In the confusion of the retreat, 10 howitzers were lost and a 987th soldier from Oklahoma was killed. Four others were wounded and two went missing.
Some of the men escaped with just the clothes they were wearing and their weapons.
“You probably have heard of our retreat, but everything is O.K. …” one Canton soldier wrote to his mother. “I am fine but tired. I went for more than 48 hours with no sleep until last night. Sleep sure is fine.”
Nearly 1.8 million Americans served and 36,574 died in the Korean War from 1950 to 1953, including 69 from Stark County, according to the U.S. Department of Veterans Affairs and the National Archives.
The Army released the 987th from service on Sept. 27, 1954. By then, most of the local soldiers had rotated home, replaced by men from other parts of the country. Queens. Philadelphia. Chicago.
The unit fired more than 300,000 artillery rounds in Korea; five men were killed and eight were missing in action, according to the Ohio Army National Guard. None of those soldiers appear to have been from Stark County.
Evans, who was injured when his Jeep went off a cliff during a supply run, sailed home in early 1952. Fireboats welcomed his ship to Seattle, and the locals held a parade, but that wasn’t the norm.
“People were tired of war,” Evans said. “World War II had just done it.”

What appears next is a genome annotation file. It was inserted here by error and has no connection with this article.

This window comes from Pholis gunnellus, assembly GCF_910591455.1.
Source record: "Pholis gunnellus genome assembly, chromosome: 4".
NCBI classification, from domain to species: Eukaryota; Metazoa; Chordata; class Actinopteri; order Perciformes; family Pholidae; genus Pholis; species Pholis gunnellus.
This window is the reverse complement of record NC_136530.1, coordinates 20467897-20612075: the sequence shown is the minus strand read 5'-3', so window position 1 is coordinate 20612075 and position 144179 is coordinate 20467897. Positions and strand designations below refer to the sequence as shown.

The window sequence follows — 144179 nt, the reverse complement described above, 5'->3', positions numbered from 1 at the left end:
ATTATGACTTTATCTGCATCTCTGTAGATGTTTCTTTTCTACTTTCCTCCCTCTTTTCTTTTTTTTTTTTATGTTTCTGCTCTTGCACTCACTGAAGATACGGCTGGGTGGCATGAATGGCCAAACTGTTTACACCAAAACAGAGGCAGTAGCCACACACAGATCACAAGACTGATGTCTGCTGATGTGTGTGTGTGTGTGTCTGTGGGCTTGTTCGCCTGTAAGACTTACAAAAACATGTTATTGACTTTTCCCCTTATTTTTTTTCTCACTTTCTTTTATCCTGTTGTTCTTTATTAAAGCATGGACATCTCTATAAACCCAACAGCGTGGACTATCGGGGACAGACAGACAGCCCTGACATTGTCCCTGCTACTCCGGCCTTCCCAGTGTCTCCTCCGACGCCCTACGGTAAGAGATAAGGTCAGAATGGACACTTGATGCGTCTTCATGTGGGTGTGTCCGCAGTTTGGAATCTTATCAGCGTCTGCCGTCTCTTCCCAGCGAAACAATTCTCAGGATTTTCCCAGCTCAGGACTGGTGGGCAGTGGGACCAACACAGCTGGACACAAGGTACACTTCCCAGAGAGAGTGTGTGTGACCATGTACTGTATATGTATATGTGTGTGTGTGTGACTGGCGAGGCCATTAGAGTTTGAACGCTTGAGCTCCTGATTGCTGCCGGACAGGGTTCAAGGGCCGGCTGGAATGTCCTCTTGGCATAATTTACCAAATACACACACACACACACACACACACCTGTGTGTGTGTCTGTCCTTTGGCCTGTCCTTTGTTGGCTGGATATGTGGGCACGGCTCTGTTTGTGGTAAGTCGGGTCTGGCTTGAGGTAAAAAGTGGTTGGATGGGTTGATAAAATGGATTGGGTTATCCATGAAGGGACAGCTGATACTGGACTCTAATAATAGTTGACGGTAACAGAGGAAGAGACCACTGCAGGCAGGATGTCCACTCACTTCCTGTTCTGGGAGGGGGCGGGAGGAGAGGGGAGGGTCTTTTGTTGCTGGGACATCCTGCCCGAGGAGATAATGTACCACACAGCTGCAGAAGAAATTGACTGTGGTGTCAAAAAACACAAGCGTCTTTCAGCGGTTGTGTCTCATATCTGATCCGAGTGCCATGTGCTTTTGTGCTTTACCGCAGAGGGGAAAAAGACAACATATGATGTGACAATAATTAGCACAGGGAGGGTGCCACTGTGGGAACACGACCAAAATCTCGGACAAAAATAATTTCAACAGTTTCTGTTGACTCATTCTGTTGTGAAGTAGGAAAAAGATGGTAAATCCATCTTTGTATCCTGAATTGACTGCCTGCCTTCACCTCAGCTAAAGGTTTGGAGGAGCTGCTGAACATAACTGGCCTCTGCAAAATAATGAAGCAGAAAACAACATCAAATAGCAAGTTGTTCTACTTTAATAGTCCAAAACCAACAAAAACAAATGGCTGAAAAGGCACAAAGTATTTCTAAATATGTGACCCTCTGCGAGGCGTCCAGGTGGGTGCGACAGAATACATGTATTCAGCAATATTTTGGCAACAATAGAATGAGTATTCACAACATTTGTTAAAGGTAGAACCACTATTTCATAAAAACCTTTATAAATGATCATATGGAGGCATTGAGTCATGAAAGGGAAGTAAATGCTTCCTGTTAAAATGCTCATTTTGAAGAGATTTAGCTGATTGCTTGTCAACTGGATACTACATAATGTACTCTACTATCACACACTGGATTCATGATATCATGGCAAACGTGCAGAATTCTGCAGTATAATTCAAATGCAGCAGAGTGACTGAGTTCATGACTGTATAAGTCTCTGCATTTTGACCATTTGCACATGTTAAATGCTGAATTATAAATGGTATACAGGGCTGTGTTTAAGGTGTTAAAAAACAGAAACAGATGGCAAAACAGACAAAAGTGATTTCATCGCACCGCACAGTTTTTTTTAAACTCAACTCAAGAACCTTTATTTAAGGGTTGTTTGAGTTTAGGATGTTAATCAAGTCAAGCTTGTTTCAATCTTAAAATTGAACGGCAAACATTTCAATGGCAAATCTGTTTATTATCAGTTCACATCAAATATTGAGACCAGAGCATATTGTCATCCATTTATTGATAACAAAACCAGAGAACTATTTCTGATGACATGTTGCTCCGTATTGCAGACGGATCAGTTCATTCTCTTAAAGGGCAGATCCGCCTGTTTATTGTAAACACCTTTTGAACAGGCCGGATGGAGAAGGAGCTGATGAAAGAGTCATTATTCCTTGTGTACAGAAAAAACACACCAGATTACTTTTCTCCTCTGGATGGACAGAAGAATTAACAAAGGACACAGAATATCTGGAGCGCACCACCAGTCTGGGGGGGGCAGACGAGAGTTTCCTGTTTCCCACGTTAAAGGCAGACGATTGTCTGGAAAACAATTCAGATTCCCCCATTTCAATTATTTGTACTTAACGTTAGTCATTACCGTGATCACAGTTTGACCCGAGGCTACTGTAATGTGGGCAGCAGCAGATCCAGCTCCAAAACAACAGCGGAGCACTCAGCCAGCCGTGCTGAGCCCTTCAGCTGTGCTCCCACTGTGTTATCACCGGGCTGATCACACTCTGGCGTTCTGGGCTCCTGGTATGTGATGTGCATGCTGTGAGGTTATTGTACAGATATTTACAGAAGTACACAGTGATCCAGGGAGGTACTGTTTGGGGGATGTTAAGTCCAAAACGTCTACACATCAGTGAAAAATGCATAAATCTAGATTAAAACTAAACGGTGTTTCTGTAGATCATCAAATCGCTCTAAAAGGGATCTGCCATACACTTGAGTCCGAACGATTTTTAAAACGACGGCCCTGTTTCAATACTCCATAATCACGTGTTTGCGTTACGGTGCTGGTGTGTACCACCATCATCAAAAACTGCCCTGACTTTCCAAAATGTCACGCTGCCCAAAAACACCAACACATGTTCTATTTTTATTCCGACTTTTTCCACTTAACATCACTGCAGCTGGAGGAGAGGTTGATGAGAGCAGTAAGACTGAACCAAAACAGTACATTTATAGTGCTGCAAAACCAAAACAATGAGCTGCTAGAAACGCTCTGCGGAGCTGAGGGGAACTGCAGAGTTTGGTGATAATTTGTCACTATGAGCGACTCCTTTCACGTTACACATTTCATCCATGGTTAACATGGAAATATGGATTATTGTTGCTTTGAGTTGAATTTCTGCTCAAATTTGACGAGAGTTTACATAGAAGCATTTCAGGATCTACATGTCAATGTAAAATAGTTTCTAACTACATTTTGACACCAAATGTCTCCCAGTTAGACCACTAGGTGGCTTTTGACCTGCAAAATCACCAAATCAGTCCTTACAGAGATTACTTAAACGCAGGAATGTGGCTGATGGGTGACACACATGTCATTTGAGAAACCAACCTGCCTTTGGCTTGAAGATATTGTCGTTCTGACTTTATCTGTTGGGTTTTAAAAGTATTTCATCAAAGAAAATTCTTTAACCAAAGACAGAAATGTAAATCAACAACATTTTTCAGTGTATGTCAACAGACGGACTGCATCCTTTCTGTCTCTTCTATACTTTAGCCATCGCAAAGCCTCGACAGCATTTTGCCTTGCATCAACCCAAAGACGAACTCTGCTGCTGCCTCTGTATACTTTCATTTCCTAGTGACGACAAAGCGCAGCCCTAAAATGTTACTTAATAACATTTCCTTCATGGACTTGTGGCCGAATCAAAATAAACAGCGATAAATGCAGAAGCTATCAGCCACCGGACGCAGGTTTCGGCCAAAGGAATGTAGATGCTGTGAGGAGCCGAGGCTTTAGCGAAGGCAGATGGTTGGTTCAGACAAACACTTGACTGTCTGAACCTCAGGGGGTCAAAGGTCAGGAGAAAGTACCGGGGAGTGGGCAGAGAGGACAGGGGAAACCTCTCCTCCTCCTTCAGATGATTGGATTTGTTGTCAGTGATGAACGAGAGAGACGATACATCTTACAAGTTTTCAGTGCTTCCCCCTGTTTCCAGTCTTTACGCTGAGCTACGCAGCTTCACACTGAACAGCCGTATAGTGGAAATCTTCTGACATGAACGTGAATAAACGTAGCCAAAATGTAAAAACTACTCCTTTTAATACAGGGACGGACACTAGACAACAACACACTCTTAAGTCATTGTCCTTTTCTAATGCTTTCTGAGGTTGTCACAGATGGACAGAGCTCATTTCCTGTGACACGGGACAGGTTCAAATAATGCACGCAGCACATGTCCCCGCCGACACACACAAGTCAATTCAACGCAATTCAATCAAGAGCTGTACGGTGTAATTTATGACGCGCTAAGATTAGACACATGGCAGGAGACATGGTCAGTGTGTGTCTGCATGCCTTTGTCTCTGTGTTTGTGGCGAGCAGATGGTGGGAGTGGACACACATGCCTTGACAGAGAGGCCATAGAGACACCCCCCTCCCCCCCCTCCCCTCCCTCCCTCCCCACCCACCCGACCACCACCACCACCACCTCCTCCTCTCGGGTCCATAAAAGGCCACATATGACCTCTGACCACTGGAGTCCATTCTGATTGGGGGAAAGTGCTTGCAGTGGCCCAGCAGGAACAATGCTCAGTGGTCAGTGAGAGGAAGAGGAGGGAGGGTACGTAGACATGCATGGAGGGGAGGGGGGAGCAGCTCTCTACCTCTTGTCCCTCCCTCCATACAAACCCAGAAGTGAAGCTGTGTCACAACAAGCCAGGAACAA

He returned to his job in the Repository pressroom and settled into life in Canton with his wife, Helen, and their son, Stanley Jr., who was born two days after Evans landed at Pusan. Three daughters followed.
Milhoan had a tougher time finding work. He moved to Michigan, where he spent 40 years working for a cement company. He retired to South Carolina.
Milhoan’s voice tightened as he talked about coming home. Going overseas a second time caused a lot of heartaches and friction, and cost him a wife, he said. But others didn’t seem to notice the sacrifices.
“When we came home from the Second World War, we were welcomed,” Milhoan said. “And when we came home from Korea, nobody cared.”
Evans lives in Massillon but still keeps in touch with Milhoan, who resides in McCormick, South Carolina. Most of their comrades from the 987th have died.
The last reunion was about 20 years ago, Evans guessed.
His lasting memory from the war is of the Korean children he saw wandering without clothes or food, looking for their parents. He wonders: “What happened to those little kids?”
Both veterans take pride in the role they played in stopping Communist aggression, and said they hope the Korean people finally find peace.
“Nobody wants war, nobody likes war,” Milhoan said. “It would be nice if we could find a solution to it and get it settled. Yes, it would be wonderful.”
Information from: The Repository, http://www.cantonrep.com